Thank you, David. As David indicated, we are pleased with our ability to control inventories and expenses and thereby delivered solid operating earnings for the quarter. That said, our third quarter was challenging from a sales standpoint, and overall quarterly sales results were mixed by division.

Total sales for the quarter increased 1% to $352.6 million, versus $347.9 million last year, while comparable store sales decreased 3% during this period. Dress Barn stores decreased 5% overall to $216.8 million, versus $228.6 million last year, while comparable store sales decreased 6%. By region, the Northeast performed the best, while the Southeast including Florida and the West Coast had the weaker performances.

Regarding some of the key store sales components, Dress Barn stores do not monitor consumer traffic. However, sales transactions during the quarter decreased 6%, while average unit retail and units per transaction were flat to the prior year, resulting in average dollars the same as last year at $68.68.

In contrast, Maurices quarterly sales increased a solid 14% to $135.8 million, versus $119.3 million last year. The increase was primarily driven from new store growth of approximately 12% year over year but also came from a comparable store sales increase of 4%, driven in part by our new plus size business. Comparable store sales increased in all regions with the Northeast and the Midwest the strongest performers.

Reviewing some of Maurices key sales components, average unit retail increased 6% and units per transaction increased 2.5%, resulting in an 8.5% increase in the average dollar sales to $48.54. These improvements more than offset the 7% traffic decline during the quarter.

Moving on, our gross profit rate for the quarter was 41.4%, up approximately 40 basis points from last year. The improvement versus last year was primarily due to good inventory management as we went into the third quarter with lean inventories in both divisions. By division, gross profit for Dress Barn stores was 39.3%, down approximately 70 basis points from last year’s 40%. The decrease was primarily due to deleverage on buying and occupancy costs with the sales decline. Of this 70 basis points, 50 basis points was due to deleverage on buying and occupancy costs and 20 basis points was due to merchandise margin. Maurices stores came in at a strong 44.8%, up 190 basis points from last year’s 42.9%. The increase was primarily driven by an increase in merchandise margins, a slightly higher mark-on and lower markdowns. Of the 190 basis point improvement, 150 were related to merchandise margin and 40 basis points leverage on buying and occupancy costs.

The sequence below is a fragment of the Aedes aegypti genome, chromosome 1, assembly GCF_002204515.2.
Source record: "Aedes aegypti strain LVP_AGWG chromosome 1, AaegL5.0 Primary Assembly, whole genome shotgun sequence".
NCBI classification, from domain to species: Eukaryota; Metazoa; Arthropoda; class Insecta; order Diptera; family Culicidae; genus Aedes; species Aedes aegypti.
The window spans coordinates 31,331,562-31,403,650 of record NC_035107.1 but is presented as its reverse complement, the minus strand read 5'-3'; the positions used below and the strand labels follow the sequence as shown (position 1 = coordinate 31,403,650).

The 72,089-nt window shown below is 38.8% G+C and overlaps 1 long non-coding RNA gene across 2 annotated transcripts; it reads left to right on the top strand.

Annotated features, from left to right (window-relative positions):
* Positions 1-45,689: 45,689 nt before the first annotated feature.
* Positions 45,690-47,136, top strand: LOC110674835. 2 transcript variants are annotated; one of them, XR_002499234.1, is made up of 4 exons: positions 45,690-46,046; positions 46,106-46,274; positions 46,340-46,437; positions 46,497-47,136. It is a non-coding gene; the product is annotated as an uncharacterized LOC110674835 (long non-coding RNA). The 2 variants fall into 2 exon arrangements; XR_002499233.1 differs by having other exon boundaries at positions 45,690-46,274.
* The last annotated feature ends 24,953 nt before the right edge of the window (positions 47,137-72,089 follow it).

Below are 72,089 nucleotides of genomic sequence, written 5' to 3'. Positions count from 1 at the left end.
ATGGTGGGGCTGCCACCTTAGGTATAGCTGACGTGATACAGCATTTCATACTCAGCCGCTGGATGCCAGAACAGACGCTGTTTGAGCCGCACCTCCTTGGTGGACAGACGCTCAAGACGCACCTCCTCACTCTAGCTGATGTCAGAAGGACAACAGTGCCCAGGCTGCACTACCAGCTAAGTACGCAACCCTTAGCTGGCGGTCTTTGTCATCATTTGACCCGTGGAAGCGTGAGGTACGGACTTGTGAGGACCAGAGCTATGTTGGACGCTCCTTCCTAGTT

We were pleased with our ability to control SG&A given the deleverage of the 3% comparable store sales decrease. SG&A for the quarter was 27.6%, only 10 basis points up from last year’s 27.5%. In absolute dollars to last year, SG&A increased 1.5% despite an increase of 6% in the number of stores between Dress Barn stores and Maurices stores. Specific areas of good management included payroll costs by reacting to lower sales, reducing incentive costs, and reducing healthcare costs from the implementation of a new healthcare plan and a new service provider. Our store payroll levels continue to be well managed and maintain a positive in-store customer experience in our efforts to please our customers.

Depreciation expense for the quarter was $12.4 million, or 3.4% of sales, as expected and primarily due to store growth and accelerated depreciation relating to store remodels and the write-off of obsolete IT hardware and software.

Operating income as a gauge of our quarterly year-over-year performance was $36.2 million, or 10.3% of sales, above last year’s $35.7 million, or the same 10.3% of sales. Operating income by division: Dress Barn decreased 24% to $15.5 million or 7.1% of sales versus last year’s $20.4 million, or 8.9% of sales, while Maurices stores’ percentage on the other hand was $20.8 million, or a strong 15.3% of sales, versus last year’s $15.4 million, or 12.9% of sales.

Net interest income and expense came in more favorably than expected versus last year due to increased rates and levels of marketable securities. Our quarterly effective tax rate was 33.8%, compared to 36.4% last year. This reduction in the rate was due to the release of certain estimated tax liabilities previously established under 1048 for uncertain tax positions, which we did not anticipate coming into the quarter. We believe a 38.5% rate is more appropriate on a normalized basis going forward.